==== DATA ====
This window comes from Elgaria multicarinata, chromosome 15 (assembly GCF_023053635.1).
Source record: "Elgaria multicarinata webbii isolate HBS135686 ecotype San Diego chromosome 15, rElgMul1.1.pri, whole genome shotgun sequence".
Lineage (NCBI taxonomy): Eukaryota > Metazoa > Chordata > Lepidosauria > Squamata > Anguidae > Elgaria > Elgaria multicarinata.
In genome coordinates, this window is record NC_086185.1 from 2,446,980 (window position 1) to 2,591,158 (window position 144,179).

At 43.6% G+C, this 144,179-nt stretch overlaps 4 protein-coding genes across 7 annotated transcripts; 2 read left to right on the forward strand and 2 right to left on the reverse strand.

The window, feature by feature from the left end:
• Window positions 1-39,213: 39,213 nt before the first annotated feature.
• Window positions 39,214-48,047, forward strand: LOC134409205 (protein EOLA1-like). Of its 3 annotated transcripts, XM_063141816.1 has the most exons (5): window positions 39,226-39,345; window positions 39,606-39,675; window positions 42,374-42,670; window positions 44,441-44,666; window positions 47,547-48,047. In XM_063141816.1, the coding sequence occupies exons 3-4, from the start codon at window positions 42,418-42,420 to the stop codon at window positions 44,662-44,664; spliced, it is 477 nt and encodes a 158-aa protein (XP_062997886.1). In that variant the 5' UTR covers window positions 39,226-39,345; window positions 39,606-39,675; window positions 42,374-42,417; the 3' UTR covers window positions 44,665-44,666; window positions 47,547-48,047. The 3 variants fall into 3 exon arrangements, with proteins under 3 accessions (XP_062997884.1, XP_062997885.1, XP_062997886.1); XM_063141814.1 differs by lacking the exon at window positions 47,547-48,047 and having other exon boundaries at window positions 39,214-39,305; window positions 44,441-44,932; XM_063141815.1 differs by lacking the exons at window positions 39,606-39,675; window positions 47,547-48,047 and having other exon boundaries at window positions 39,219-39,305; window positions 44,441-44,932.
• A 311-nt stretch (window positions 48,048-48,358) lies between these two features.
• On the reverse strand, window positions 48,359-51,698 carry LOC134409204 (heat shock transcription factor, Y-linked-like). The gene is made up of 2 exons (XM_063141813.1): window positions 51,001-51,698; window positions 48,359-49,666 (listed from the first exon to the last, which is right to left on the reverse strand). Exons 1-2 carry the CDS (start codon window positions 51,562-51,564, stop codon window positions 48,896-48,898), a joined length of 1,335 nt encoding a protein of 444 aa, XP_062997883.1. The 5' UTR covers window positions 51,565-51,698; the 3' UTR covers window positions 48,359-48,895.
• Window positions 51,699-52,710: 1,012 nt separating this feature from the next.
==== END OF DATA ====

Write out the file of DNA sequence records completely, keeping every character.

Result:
This window comes from Elgaria multicarinata, chromosome 15 (assembly GCF_023053635.1).
Source record: "Elgaria multicarinata webbii isolate HBS135686 ecotype San Diego chromosome 15, rElgMul1.1.pri, whole genome shotgun sequence".
Lineage (NCBI taxonomy): Eukaryota > Metazoa > Chordata > Lepidosauria > Squamata > Anguidae > Elgaria > Elgaria multicarinata.
In genome coordinates, this window is record NC_086185.1 from 2,446,980 (window position 1) to 2,591,158 (window position 144,179).

At 43.6% G+C, this 144,179-nt stretch overlaps 4 protein-coding genes across 7 annotated transcripts; 2 read left to right on the forward strand and 2 right to left on the reverse strand.

The window, feature by feature from the left end:
• Window positions 1-39,213: 39,213 nt before the first annotated feature.
• Window positions 39,214-48,047, forward strand: LOC134409205 (protein EOLA1-like). Of its 3 annotated transcripts, XM_063141816.1 has the most exons (5): window positions 39,226-39,345; window positions 39,606-39,675; window positions 42,374-42,670; window positions 44,441-44,666; window positions 47,547-48,047. In XM_063141816.1, the coding sequence occupies exons 3-4, from the start codon at window positions 42,418-42,420 to the stop codon at window positions 44,662-44,664; spliced, it is 477 nt and encodes a 158-aa protein (XP_062997886.1). In that variant the 5' UTR covers window positions 39,226-39,345; window positions 39,606-39,675; window positions 42,374-42,417; the 3' UTR covers window positions 44,665-44,666; window positions 47,547-48,047. The 3 variants fall into 3 exon arrangements, with proteins under 3 accessions (XP_062997884.1, XP_062997885.1, XP_062997886.1); XM_063141814.1 differs by lacking the exon at window positions 47,547-48,047 and having other exon boundaries at window positions 39,214-39,305; window positions 44,441-44,932; XM_063141815.1 differs by lacking the exons at window positions 39,606-39,675; window positions 47,547-48,047 and having other exon boundaries at window positions 39,219-39,305; window positions 44,441-44,932.
• A 311-nt stretch (window positions 48,048-48,358) lies between these two features.
• On the reverse strand, window positions 48,359-51,698 carry LOC134409204 (heat shock transcription factor, Y-linked-like). The gene is made up of 2 exons (XM_063141813.1): window positions 51,001-51,698; window positions 48,359-49,666 (listed from the first exon to the last, which is right to left on the reverse strand). Exons 1-2 carry the CDS (start codon window positions 51,562-51,564, stop codon window positions 48,896-48,898), a joined length of 1,335 nt encoding a protein of 444 aa, XP_062997883.1. The 5' UTR covers window positions 51,565-51,698; the 3' UTR covers window positions 48,359-48,895.
• Window positions 51,699-52,710: 1,012 nt separating this feature from the next.